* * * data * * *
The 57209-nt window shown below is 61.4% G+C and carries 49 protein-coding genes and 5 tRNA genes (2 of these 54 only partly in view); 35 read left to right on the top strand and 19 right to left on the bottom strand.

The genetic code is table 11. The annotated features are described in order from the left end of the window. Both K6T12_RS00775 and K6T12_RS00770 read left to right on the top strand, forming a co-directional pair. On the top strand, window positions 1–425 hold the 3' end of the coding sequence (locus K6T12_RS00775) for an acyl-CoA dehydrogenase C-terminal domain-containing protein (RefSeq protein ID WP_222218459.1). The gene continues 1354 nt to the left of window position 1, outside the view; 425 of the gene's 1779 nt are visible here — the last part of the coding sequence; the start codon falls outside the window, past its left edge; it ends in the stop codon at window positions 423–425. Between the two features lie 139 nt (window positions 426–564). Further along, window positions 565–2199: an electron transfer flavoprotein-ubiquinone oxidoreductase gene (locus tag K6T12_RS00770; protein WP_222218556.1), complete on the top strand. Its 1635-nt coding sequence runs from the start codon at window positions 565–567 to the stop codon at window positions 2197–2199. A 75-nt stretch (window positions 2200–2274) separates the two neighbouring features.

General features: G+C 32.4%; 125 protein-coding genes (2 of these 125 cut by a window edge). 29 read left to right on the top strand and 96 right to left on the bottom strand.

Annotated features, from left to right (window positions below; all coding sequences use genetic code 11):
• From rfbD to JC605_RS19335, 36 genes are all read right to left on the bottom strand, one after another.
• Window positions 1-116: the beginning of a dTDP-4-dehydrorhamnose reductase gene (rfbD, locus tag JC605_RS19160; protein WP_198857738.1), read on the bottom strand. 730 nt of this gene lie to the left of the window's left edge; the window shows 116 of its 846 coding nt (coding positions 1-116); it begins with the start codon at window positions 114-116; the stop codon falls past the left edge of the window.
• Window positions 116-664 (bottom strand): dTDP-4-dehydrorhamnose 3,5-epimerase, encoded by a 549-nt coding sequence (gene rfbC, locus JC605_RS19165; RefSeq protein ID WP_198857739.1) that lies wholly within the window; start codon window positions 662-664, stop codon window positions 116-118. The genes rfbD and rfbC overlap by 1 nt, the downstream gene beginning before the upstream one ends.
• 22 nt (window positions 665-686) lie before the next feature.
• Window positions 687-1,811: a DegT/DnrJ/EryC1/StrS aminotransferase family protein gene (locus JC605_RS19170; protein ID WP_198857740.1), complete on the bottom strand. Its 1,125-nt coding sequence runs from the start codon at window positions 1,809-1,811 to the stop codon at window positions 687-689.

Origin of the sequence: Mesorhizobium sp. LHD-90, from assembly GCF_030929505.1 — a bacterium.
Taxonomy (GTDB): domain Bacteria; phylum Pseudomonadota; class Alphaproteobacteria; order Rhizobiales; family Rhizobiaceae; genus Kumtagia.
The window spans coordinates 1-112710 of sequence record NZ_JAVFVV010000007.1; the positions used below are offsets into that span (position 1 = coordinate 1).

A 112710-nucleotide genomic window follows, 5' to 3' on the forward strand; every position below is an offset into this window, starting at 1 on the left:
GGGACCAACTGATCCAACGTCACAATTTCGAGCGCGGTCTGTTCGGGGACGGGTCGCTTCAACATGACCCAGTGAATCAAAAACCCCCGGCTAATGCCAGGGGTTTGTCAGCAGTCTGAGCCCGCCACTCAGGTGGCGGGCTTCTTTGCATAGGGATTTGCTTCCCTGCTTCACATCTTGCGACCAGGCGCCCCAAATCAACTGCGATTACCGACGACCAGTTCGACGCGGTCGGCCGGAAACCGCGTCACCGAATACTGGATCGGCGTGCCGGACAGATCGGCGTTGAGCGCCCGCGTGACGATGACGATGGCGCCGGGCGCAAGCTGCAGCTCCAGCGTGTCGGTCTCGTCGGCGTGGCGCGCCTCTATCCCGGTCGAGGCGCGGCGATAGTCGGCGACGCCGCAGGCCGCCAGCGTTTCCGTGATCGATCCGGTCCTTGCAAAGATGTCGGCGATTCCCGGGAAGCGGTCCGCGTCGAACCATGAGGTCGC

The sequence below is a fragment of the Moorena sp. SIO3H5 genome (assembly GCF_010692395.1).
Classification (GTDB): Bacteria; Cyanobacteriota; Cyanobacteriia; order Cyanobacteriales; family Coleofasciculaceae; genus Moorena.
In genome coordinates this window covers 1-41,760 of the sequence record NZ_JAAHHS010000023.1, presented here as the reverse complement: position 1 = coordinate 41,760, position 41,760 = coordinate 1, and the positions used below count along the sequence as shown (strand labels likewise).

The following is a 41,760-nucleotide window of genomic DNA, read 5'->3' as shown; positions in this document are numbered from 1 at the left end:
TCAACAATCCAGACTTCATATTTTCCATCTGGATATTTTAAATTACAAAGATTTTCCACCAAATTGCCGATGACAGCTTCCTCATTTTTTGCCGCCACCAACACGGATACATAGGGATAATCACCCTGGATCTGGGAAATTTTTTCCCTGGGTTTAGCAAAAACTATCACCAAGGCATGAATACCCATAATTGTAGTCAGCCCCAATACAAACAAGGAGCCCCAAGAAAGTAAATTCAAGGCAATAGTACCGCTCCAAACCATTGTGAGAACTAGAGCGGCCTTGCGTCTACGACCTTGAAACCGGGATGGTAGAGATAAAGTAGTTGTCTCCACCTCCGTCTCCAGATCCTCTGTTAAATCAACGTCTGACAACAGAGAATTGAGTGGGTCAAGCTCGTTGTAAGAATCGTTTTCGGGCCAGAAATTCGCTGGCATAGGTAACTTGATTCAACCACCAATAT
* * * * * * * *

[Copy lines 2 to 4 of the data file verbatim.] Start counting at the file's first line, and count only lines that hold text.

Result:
The genetic code is table 11. The annotated features are described in order from the left end of the window. Both K6T12_RS00775 and K6T12_RS00770 read left to right on the top strand, forming a co-directional pair. On the top strand, window positions 1–425 hold the 3' end of the coding sequence (locus K6T12_RS00775) for an acyl-CoA dehydrogenase C-terminal domain-containing protein (RefSeq protein ID WP_222218459.1). The gene continues 1354 nt to the left of window position 1, outside the view; 425 of the gene's 1779 nt are visible here — the last part of the coding sequence; the start codon falls outside the window, past its left edge; it ends in the stop codon at window positions 423–425. Between the two features lie 139 nt (window positions 426–564). Further along, window positions 565–2199: an electron transfer flavoprotein-ubiquinone oxidoreductase gene (locus tag K6T12_RS00770; protein WP_222218556.1), complete on the top strand. Its 1635-nt coding sequence runs from the start codon at window positions 565–567 to the stop codon at window positions 2197–2199. A 75-nt stretch (window positions 2200–2274) separates the two neighbouring features.

General features: G+C 32.4%; 125 protein-coding genes (2 of these 125 cut by a window edge). 29 read left to right on the top strand and 96 right to left on the bottom strand.

Annotated features, from left to right (window positions below; all coding sequences use genetic code 11):